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Flagship fashion show Mass Ex to wow on digital stage, Priyanka to host

Student talent hits spotlight in virtual runway show, docuseries, online exhibition
By: Lindsey Craig
June 03, 2021
A model in a blue and orange patterned dress and matching face mask walks down a runway, with a bright splash of vibrant colour behind her.

Lenique Jervis models a dress designed by fashion design student Prudence Mekongue Ekwele on the MX: Live runway. (Photo: Courtesy of Mass Exodus).

Like many of its designs, this year’s Mass Exodus, external link will be like no other.

After careful planning due to the pandemic, this year’s event will have a whole new look - and format - featuring digital runway show MX: Live, external link, a five-part docuseries, external link on the making of the event and a digital exhibition, external link, showcasing the work of talented student designers.

“I think we should be especially proud,” said co-producer Adriana Hill, 21, a third year fashion communication student. “What we created has never been done before. You know, we didn’t have a framework to go off of. No one has ever put on a fashion show like this in a pandemic.”

Making it even more special? None other than Priyanka herself will be hosting the digital runway show.

“Oh my God, it’s so exciting. I’m so happy,” Hill said, noting they’d been hoping to find a way to add extra allure to the online event.

“We just threw the name out there, and didn’t expect it would actually happen,” co-producer Jeremy Paul said of landing the drag superstar, winner of Canada’s Drag Race, for the flagship event.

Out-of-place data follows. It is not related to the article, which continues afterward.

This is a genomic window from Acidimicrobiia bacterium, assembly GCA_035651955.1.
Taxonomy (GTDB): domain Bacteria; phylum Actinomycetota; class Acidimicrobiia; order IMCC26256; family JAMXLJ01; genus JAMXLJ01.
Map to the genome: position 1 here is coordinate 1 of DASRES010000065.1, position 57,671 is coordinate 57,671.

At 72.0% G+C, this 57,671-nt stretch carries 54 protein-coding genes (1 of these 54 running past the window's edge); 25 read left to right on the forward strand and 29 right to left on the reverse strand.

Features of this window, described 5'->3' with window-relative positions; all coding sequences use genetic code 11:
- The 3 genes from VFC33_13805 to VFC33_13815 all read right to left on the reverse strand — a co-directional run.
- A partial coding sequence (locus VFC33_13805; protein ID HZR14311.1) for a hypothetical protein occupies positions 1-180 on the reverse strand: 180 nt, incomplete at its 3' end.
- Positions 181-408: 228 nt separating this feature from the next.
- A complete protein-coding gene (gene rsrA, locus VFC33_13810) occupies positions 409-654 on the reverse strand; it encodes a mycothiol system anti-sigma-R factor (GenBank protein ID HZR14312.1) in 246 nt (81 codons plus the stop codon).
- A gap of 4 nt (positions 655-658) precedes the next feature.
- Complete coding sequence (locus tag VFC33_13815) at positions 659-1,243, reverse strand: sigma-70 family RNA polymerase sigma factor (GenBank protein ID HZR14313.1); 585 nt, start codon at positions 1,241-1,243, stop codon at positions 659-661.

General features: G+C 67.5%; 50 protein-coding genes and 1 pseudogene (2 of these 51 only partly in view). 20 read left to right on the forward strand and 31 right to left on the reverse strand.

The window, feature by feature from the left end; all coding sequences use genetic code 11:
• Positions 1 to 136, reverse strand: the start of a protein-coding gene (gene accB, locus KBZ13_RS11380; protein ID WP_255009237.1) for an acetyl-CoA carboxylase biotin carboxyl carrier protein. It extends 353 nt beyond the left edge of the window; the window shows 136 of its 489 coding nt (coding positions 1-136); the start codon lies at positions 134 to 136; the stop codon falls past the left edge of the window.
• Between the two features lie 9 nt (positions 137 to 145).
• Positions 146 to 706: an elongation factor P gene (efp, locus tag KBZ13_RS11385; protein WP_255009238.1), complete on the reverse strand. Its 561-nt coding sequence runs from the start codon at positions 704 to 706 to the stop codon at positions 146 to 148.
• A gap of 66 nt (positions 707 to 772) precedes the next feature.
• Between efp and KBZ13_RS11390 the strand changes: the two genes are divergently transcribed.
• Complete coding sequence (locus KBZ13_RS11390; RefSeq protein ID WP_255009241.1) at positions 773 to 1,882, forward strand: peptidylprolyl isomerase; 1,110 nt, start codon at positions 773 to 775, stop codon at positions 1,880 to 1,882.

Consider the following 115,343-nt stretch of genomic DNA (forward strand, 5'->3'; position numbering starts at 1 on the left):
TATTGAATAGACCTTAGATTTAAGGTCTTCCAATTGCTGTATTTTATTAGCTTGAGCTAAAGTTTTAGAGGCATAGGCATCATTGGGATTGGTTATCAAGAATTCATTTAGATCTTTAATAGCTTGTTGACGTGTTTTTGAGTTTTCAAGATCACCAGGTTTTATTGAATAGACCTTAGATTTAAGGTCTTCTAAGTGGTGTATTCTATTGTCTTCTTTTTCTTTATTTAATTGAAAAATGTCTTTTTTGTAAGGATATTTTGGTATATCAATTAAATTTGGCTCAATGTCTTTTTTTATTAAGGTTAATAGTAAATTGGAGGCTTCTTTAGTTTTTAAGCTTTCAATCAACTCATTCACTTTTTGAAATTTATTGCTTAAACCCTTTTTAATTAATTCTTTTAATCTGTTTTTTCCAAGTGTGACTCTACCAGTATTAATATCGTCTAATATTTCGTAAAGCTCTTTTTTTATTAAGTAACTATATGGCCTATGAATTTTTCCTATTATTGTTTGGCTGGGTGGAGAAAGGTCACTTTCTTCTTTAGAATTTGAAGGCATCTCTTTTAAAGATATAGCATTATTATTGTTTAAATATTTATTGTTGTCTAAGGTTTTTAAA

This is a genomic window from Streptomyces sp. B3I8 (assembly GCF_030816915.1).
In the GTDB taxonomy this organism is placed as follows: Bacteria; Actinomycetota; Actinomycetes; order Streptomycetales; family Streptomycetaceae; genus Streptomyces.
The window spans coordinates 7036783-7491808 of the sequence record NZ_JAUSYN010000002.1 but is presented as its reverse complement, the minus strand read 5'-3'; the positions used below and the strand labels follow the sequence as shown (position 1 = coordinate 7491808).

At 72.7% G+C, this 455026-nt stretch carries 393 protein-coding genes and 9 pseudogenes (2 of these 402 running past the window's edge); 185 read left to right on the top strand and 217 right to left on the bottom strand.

“It’s just so great because Priyanka is Canadian and represents so much of what the School of Fashion is about in terms of inclusion and diversity,” said the 23-year-old, who’s also studying Fashion Communication. “She’s a perfect host. I think it will really lift the energy.”

Runway show premieres June 10

The School of Fashion’s annual event is part of FCAD’s Live Events Super Course, which debuted in the pandemic. It brings 60 students of various FCAD programs together, including RTA, the School of Performance, Creative Industries and Graphic Communications Management, to gain experience producing large-scale, multi-stakeholder live cultural events. Their work will culminate through the launch of Mass Ex on June 10. 

The MX: Live component - which was pre-recorded on three different floors of the SLC building over multiple days to meet health and safety regulations - will feature a special performance by Priyanka, which will only be available to those who tune into the debut screening. (A second version of the event will be available online following the show, but won’t include the host’s performance.)

Student organizers hope the strategy will pay off - since, after all, attracting an audience to a pre-recorded online event, especially after a year of Zoom fatigue, and just as summer weather is hitting - is no easy feat. 

But it’s one of the many new strategies they’ve employed in a year that’s been anything but by design.

3 levels, 3 themes, 3 days

Despite the fact that an in-person fashion show wouldn’t be possible this year, Hill, Paul and their team of roughly 60 students - handling everything from marketing, logistics and video production to the hiring of models and setting up endless virtual meetings - were determined to make it work.

At the time of filming the fashion show, physical distancing rules stipulated that 10 people in masks were permitted at a time on each of the three floors of the SLC. That meant that with stringent planning, 3-4 models at a time could be filmed on the runway on the three different floors simultaneously.

“We had a 20-page document with every single detail about how we were approaching this show, how to make it safe for everyone,” Paul said.

“We really had to play with the schedule to respect the guidelines, and be under 10 people in each given floor or set,” he said, noting that walkie talkies were essential to their operation.

A promotional image of Adriana Hill and Jeremy Paul smiling, looking at the camera, with a logo for Mass Ex between them.

Mass Ex co-producers Adriana Hill, left, and Jeremy Paul, right, in a promotional image for the event. (Courtesy of Mass Ex).

Fashion meets nature, technology and the future

In the show, each floor of the SLC represents a different iteration of the theme utopia: recalibrated.